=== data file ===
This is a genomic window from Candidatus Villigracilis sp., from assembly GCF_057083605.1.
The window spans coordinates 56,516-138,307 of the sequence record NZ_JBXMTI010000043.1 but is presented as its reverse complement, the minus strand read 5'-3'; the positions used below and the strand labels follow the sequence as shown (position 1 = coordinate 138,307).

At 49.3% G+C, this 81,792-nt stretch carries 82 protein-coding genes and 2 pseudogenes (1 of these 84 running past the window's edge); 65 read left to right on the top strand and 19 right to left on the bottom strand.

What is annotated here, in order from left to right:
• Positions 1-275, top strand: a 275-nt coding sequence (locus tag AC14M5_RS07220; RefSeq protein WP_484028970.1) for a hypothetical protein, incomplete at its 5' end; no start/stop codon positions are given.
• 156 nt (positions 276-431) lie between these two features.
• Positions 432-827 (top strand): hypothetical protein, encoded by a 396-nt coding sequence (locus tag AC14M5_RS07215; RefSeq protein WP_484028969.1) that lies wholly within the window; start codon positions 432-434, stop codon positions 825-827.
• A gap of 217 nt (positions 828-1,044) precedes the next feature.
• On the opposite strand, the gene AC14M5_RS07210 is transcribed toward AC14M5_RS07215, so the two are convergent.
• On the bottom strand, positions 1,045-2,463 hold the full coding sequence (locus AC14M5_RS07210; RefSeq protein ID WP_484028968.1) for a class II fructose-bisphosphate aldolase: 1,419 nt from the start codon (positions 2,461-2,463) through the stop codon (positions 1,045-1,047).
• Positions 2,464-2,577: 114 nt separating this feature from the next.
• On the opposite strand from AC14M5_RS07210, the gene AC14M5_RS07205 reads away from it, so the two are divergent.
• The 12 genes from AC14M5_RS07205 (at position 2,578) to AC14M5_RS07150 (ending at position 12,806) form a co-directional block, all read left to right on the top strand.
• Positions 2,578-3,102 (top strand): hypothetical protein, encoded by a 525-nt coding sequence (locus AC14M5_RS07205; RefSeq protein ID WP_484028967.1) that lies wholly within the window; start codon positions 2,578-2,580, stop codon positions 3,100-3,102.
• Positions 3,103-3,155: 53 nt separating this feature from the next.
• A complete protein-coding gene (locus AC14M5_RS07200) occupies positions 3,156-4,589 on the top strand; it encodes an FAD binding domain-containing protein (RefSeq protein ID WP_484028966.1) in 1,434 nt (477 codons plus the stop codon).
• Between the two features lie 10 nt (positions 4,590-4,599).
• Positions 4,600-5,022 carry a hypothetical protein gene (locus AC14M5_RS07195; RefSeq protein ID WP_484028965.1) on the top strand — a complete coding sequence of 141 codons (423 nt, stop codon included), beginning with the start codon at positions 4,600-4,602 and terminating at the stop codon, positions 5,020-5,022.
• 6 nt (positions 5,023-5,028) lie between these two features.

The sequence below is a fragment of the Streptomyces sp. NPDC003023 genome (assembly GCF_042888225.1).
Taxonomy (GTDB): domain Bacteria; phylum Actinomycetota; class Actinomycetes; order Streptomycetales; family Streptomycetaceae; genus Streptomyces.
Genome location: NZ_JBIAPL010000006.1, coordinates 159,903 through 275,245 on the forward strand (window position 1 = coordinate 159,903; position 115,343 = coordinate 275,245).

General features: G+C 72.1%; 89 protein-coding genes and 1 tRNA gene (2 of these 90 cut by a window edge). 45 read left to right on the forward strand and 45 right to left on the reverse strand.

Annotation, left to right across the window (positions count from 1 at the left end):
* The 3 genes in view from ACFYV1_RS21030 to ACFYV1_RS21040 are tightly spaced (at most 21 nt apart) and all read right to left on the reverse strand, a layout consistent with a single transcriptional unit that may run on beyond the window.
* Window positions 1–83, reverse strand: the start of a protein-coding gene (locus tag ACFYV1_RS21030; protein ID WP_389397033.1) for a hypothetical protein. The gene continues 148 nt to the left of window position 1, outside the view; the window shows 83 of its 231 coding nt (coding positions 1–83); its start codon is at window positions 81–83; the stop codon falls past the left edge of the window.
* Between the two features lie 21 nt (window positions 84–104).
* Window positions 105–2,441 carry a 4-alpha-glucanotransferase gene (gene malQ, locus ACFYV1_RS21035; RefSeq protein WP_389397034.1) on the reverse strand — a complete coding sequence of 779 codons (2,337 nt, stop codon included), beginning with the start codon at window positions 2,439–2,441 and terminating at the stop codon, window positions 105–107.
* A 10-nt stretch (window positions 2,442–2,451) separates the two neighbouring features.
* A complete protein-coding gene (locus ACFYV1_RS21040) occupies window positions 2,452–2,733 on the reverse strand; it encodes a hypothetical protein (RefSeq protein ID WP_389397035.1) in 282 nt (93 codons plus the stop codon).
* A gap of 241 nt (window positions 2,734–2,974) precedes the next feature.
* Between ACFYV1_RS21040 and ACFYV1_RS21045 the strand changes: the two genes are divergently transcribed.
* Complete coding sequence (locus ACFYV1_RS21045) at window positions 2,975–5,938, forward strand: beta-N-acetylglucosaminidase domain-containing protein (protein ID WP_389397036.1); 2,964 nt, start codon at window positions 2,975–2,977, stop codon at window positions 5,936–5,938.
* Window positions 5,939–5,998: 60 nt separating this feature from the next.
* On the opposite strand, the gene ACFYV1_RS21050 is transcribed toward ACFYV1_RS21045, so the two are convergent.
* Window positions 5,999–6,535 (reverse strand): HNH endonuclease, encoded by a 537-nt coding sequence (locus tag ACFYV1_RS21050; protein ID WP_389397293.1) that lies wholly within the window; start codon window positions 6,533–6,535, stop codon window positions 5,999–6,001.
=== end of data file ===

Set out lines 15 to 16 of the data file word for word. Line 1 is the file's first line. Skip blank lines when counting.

• Positions 3,103-3,155: 53 nt separating this feature from the next.
• A complete protein-coding gene (locus AC14M5_RS07200) occupies positions 3,156-4,589 on the top strand; it encodes an FAD binding domain-containing protein (RefSeq protein ID WP_484028966.1) in 1,434 nt (477 codons plus the stop codon).